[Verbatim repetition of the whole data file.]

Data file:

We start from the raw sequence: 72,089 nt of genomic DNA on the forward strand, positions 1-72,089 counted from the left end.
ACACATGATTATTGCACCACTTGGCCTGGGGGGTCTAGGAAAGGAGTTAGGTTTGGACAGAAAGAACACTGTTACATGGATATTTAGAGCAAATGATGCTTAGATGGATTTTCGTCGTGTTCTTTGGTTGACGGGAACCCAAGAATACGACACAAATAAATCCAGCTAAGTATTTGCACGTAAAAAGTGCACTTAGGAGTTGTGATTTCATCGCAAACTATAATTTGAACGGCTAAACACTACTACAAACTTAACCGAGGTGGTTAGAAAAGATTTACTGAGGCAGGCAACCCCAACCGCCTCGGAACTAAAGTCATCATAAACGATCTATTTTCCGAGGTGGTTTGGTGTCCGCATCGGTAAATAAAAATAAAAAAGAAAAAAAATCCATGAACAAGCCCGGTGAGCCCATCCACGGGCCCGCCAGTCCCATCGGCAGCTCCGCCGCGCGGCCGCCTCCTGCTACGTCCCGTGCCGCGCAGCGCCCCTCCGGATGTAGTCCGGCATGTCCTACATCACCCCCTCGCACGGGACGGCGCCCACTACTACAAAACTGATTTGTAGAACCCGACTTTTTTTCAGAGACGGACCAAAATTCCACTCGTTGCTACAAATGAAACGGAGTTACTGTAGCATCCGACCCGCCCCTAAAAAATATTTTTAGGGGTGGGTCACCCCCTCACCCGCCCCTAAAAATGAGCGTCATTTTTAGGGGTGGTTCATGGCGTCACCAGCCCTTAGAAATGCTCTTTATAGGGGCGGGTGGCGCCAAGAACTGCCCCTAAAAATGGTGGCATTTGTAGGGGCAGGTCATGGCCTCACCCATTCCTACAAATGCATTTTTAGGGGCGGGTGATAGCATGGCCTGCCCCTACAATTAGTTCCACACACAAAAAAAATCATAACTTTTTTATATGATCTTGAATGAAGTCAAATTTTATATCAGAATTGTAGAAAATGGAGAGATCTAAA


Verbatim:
We start from the raw sequence: 72,089 nt of genomic DNA on the forward strand, positions 1-72,089 counted from the left end.
ACACATGATTATTGCACCACTTGGCCTGGGGGGTCTAGGAAAGGAGTTAGGTTTGGACAGAAAGAACACTGTTACATGGATATTTAGAGCAAATGATGCTTAGATGGATTTTCGTCGTGTTCTTTGGTTGACGGGAACCCAAGAATACGACACAAATAAATCCAGCTAAGTATTTGCACGTAAAAAGTGCACTTAGGAGTTGTGATTTCATCGCAAACTATAATTTGAACGGCTAAACACTACTACAAACTTAACCGAGGTGGTTAGAAAAGATTTACTGAGGCAGGCAACCCCAACCGCCTCGGAACTAAAGTCATCATAAACGATCTATTTTCCGAGGTGGTTTGGTGTCCGCATCGGTAAATAAAAATAAAAAAGAAAAAAAATCCATGAACAAGCCCGGTGAGCCCATCCACGGGCCCGCCAGTCCCATCGGCAGCTCCGCCGCGCGGCCGCCTCCTGCTACGTCCCGTGCCGCGCAGCGCCCCTCCGGATGTAGTCCGGCATGTCCTACATCACCCCCTCGCACGGGACGGCGCCCACTACTACAAAACTGATTTGTAGAACCCGACTTTTTTTCAGAGACGGACCAAAATTCCACTCGTTGCTACAAATGAAACGGAGTTACTGTAGCATCCGACCCGCCCCTAAAAAATATTTTTAGGGGTGGGTCACCCCCTCACCCGCCCCTAAAAATGAGCGTCATTTTTAGGGGTGGTTCATGGCGTCACCAGCCCTTAGAAATGCTCTTTATAGGGGCGGGTGGCGCCAAGAACTGCCCCTAAAAATGGTGGCATTTGTAGGGGCAGGTCATGGCCTCACCCATTCCTACAAATGCATTTTTAGGGGCGGGTGATAGCATGGCCTGCCCCTACAATTAGTTCCACACACAAAAAAAATCATAACTTTTTTATATGATCTTGAATGAAGTCAAATTTTATATCAGAATTGTAGAAAATGGAGAGATCTAAA